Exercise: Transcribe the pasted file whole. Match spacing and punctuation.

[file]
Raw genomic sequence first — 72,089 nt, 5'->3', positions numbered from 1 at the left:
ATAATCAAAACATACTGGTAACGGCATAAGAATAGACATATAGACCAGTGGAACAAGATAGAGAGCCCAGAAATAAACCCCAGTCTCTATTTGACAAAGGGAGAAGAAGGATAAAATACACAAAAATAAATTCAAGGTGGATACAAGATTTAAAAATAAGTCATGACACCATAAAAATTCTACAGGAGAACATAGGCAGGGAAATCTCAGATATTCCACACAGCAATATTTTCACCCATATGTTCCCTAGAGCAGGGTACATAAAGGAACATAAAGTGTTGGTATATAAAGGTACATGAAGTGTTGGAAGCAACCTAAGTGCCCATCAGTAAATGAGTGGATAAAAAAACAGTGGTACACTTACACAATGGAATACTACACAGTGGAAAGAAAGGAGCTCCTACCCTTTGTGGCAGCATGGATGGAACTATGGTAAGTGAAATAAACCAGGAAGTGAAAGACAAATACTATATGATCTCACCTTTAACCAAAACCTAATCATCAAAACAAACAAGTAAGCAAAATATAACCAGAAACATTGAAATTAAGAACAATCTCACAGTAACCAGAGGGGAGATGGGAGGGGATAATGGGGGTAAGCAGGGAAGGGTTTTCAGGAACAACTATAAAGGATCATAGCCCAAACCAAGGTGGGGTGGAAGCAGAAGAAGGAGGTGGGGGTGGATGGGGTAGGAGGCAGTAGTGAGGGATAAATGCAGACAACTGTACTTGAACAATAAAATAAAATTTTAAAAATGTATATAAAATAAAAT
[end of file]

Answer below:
Raw genomic sequence first — 72,089 nt, 5'->3', positions numbered from 1 at the left:
ATAATCAAAACATACTGGTAACGGCATAAGAATAGACATATAGACCAGTGGAACAAGATAGAGAGCCCAGAAATAAACCCCAGTCTCTATTTGACAAAGGGAGAAGAAGGATAAAATACACAAAAATAAATTCAAGGTGGATACAAGATTTAAAAATAAGTCATGACACCATAAAAATTCTACAGGAGAACATAGGCAGGGAAATCTCAGATATTCCACACAGCAATATTTTCACCCATATGTTCCCTAGAGCAGGGTACATAAAGGAACATAAAGTGTTGGTATATAAAGGTACATGAAGTGTTGGAAGCAACCTAAGTGCCCATCAGTAAATGAGTGGATAAAAAAACAGTGGTACACTTACACAATGGAATACTACACAGTGGAAAGAAAGGAGCTCCTACCCTTTGTGGCAGCATGGATGGAACTATGGTAAGTGAAATAAACCAGGAAGTGAAAGACAAATACTATATGATCTCACCTTTAACCAAAACCTAATCATCAAAACAAACAAGTAAGCAAAATATAACCAGAAACATTGAAATTAAGAACAATCTCACAGTAACCAGAGGGGAGATGGGAGGGGATAATGGGGGTAAGCAGGGAAGGGTTTTCAGGAACAACTATAAAGGATCATAGCCCAAACCAAGGTGGGGTGGAAGCAGAAGAAGGAGGTGGGGGTGGATGGGGTAGGAGGCAGTAGTGAGGGATAAATGCAGACAACTGTACTTGAACAATAAAATAAAATTTTAAAAATGTATATAAAATAAAAT